LETTER: Lifelong Resident Concerned About Rapid Changes in Watertown

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I was born and raised in Watertown, as was my father and my grandparents before him. My grandfather was born on July 29th 1876, right where you can now catch the 57 bus. When my grandmother died in 1973 her obituary stated that she had 126 descendants, mostly born right here in Watertown. My grandfather and three of my uncles were Watertown Firefighters, and two were police. My father and three of his brothers were WWII veterans. My roots here go deep.

I’ve seen many changes over the years, and my father shared his memories of the changes he saw before I was born, but never before in all that time had we seen changes like the ones taking place in the past five years, and more changes will soon be coming as well. I’d like to discuss some of these changes now.

Arsenal Yards began opening stores and businesses in late 2019, and was fully operational by 2022. There you will find everything anyone would need, shops, restaurant, bars, apartments, a movie theatre, fitness, health care and of course bio-labs, all in accordance with an Agenda 21, our very own fifteen minute city, and most likely one of the first smart cites to be implemented in the United States. The bio-labs are situated in close proximity to the apartment living spaces, (much like the ones that were bombed in Ukraine [Editor’s note: the biolabs in Ukraine has been found to be a conspiracy theory, see more info here]) making evacuation impossible if ever there were to be a lab leak.

In early 2020, while people sheltered in their homes, stood six feet apart and covered their faces in a futile attempt at safety, a high end brothel, who’s client list included politicians, police, scientists and doctors to name a few, was placed in the Arsenal Yards, right here in my hometown. I am willing to bet the people who were members of the brothel were not standing six feet apart while they were using the services there.

Not a stones throw away from where the brothel was situated, and later brought down by the FBI, there is a plaque with a bronze portrait of Mark Sideris which reads “without Mark Sideris Arsenal Yards and All that surrounds it may not have been realized.” From that testimonial in bronze I would think that Mark Sideris was aware of each and every business that went into the Arsenal Yards.

These are not the only changes taking place in Watertown in recent years. All the schools are being rebuilt, the bike lanes are being put in, and now there is a going to be a $2.4 million stage being built in Saltonstall Park. Doesn’t that seem exceedingly expensive for a stage? [Editor’s Note: the project also includes other improvements to the park. Click here for more details]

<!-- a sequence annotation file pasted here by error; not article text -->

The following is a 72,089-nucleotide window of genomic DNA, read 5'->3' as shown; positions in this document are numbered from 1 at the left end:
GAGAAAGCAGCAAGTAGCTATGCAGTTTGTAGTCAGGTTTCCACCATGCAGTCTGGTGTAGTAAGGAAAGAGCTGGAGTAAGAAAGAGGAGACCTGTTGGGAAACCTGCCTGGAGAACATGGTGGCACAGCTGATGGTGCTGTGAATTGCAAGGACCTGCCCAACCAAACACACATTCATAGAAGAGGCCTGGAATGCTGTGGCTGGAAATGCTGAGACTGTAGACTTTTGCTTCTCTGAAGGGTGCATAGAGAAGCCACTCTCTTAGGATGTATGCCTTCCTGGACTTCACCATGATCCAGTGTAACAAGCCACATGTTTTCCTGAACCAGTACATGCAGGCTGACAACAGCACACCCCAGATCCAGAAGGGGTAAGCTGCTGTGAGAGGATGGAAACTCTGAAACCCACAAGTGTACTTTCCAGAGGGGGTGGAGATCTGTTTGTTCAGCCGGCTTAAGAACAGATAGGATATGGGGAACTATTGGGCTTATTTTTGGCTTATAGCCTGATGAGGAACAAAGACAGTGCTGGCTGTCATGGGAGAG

There are also more bio-labs going in at the old Edison building in the east end, and even more near the Commander’s Mansion and what is that monstrosity on Galen Street? Large apartment complexes have already gone up all throughout the town and people are being packed in like sardines. And now there is talk of “rethinking Watertown Square”.

All of this is taking place behind closed doors without community input. It seems there is nothing we can do to stop this steam rolling of our town. This is not simply just happening here in Watertown, it seems every municipality in every city around the country is implementing the exact same things. Where is the money coming from? Who is funding this rapid growth? The City Council claims it is taxpayer dollars, is this how you want your tax dollars spent? The time has come for all of us lifelong residents to start looking for the answers to all of these questions and step up and take our town back.

Thank you,
Cynthia Maloney
Watertown Resident

21 thoughts on “LETTER: Lifelong Resident Concerned About Rapid Changes in Watertown

  1. There is a lot packed into this letter. It deserves to be deconstructed and the issues addressed. But it’s tragic to me that someone can seek to divide the city between “longtime residents” and the rest. That strategy has been tried often…it used to work here and it doesn’t anymore. Throwaway comments about biolabs and Ukraine? Following pandemic guidelines was “a futile attempt at safety?” Trying to tie the Council President to the brothel which was located there? Building new schools being a bad thing? “Rethinking Watertown Square” is wrong? This type of attitude about Watertown deserves a long and hard look.

    • Paul thank you for your reply to this person who thinks generational residents are more important than the rest of us and Pandemic safety measures were a joke.